Tic symptom dimensions and their heritabilities in Tourette’s syndrome
Gilles de la Tourette’s syndrome (TS) is both genotypically and phenotypically heterogeneous. Gene-finding strategies have had limited success, possibly because of symptom heterogeneity.
This study aimed at specifically investigating heritabilities of tic symptom factors in a relatively large sample of TS patients and family members.
Participants and methods
Lifetime tic symptom data were collected in 494 diagnosed individuals in two cohorts of TS patients from the USA (n=273) and the Netherlands (n=221), and in 351 Dutch family members. Item-level factor analysis, using a tetrachoric correlation matrix in SAS (v9.2), was carried out on 23 tic symptoms from the Yale Global Tic Severity Scale.
Three factors were identified explaining 49% of the total variance: factor 1, complex vocal tics and obscene behaviour; factor 2, body tics; and factor 3, head/neck tics. Using Sequential Oligogenic Linkage Analysis Routine, moderate heritabilities were found for factor 1 (h2r=0.21) and factor 3 (h2r=0.25). Lower heritability was found for overall tic severity (h2r=0.19). Bivariate analyses indicated no genetic associations between tic factors.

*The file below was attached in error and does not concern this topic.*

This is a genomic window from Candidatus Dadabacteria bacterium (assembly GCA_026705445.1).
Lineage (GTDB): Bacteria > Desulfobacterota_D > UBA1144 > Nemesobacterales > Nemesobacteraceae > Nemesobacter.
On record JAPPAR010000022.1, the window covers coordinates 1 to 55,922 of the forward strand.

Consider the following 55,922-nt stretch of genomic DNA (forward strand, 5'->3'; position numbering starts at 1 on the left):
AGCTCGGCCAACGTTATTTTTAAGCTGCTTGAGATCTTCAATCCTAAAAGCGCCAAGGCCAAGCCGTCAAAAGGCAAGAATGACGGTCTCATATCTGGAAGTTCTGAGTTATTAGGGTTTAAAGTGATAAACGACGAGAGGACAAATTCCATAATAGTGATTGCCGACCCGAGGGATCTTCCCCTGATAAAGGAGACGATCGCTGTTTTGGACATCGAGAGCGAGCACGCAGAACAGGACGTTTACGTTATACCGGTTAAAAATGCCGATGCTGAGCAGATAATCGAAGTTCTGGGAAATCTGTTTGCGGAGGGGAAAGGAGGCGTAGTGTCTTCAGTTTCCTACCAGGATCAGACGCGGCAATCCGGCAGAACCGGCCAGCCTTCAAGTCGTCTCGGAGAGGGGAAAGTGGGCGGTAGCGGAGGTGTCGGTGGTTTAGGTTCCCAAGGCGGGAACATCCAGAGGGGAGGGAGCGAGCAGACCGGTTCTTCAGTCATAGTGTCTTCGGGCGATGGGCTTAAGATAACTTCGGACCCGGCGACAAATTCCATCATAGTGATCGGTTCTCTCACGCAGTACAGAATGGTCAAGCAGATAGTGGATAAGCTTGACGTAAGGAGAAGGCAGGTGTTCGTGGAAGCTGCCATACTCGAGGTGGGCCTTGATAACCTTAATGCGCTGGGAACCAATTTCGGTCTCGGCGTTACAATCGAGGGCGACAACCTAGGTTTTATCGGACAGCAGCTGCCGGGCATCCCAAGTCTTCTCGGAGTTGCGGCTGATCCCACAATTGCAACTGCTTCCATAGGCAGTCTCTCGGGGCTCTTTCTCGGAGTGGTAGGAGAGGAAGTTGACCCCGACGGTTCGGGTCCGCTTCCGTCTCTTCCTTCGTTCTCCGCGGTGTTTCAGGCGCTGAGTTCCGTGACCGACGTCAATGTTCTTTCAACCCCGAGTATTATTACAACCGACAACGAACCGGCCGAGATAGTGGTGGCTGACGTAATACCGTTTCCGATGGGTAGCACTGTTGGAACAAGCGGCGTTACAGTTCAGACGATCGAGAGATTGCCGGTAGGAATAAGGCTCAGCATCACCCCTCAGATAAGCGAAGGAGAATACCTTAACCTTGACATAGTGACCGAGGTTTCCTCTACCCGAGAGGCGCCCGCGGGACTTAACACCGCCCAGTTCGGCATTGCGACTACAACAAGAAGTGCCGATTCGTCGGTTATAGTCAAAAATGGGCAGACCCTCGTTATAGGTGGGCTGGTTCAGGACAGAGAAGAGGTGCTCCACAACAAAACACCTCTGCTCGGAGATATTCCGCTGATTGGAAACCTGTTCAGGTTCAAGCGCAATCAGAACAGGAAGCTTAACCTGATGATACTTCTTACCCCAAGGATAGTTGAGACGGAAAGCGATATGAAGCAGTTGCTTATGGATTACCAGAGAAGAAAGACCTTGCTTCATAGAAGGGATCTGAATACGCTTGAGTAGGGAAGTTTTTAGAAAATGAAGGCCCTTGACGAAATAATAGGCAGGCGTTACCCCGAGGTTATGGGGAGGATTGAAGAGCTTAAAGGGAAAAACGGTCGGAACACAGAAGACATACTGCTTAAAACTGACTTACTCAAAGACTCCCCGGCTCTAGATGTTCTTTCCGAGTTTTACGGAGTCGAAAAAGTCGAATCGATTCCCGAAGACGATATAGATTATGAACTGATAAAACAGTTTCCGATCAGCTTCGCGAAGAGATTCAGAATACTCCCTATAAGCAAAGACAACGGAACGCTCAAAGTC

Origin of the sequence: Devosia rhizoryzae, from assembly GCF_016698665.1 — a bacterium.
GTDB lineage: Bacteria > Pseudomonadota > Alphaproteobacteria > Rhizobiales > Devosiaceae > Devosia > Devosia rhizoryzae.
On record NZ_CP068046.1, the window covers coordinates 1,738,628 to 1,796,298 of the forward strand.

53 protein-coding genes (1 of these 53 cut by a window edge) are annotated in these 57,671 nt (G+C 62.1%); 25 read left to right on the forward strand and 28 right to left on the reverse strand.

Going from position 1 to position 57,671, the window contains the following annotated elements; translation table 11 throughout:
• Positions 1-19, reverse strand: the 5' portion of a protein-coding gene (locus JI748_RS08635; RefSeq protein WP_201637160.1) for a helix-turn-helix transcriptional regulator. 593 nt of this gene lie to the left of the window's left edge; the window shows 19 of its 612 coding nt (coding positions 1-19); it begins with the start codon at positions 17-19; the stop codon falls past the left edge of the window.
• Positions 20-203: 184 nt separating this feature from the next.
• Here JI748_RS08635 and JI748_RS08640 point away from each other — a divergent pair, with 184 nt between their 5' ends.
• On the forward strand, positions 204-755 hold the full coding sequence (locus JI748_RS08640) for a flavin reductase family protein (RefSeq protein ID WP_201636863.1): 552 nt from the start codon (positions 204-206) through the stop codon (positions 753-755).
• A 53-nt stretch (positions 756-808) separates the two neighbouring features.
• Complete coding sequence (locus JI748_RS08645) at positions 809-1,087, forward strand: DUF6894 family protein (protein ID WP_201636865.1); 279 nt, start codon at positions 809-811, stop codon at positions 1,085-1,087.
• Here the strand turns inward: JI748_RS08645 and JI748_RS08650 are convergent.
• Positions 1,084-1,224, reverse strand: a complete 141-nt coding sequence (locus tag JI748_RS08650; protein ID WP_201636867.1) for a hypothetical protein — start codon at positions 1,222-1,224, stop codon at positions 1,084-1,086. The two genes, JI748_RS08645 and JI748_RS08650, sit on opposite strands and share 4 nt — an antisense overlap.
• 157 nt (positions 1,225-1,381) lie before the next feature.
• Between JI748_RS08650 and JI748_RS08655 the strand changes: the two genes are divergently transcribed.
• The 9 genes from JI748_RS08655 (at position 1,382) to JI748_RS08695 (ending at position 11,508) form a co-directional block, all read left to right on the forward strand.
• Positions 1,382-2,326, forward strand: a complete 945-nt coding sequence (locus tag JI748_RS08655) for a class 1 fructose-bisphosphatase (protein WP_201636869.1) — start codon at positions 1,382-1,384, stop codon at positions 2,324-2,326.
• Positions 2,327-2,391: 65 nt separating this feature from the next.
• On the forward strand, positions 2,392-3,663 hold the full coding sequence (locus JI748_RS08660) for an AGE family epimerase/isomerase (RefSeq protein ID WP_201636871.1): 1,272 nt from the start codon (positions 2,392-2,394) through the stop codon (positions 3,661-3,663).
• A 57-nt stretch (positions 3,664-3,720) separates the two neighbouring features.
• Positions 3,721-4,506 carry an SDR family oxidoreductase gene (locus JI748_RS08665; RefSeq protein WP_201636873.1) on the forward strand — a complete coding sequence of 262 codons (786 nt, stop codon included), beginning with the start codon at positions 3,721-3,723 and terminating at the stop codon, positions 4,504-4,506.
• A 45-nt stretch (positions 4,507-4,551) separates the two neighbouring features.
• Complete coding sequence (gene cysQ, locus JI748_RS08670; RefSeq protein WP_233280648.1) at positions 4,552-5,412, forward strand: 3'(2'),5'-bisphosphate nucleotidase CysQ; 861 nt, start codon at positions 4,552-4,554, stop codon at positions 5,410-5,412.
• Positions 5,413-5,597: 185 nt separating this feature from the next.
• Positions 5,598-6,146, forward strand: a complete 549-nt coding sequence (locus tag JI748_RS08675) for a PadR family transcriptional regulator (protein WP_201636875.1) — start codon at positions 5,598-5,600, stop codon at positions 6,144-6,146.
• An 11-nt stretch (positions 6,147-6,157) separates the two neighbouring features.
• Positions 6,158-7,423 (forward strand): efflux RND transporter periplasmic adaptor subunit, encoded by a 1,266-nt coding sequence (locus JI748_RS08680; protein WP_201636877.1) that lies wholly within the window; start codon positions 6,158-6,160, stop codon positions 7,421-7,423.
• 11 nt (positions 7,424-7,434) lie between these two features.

These findings suggest that (i) three tic factors can be discerned with a distinct underlying genetic architecture and that (ii) considering the low tic heritabilities found, only focusing on the narrow-sense TS phenotype and leaving out comorbidities that are part of the broader sense tic phenotype may lead to missing heritability. Although these findings need replication in larger independent samples, they might have consequences for future genetic studies in TS.
Document Type: Research Article
Affiliations: 1: Institut de Neurosciences de la Timone INT, Marseille, France, Institute of Neuroscience INM-6, Research Center Jülich, Jülich, Germany, Department of Psychiatry, VU University Medical Centre VUmc, Amsterdam 2: Psychiatry, Epidemiology & Biostatistics 3: Department of Psychiatry, University of California, San Francisco, USA 4: Department of Clinical & Health Psychology, Utrecht University, Altrecht Academic Anxiety Center, Utrecht, The Netherlands
Publication date: June 1, 2015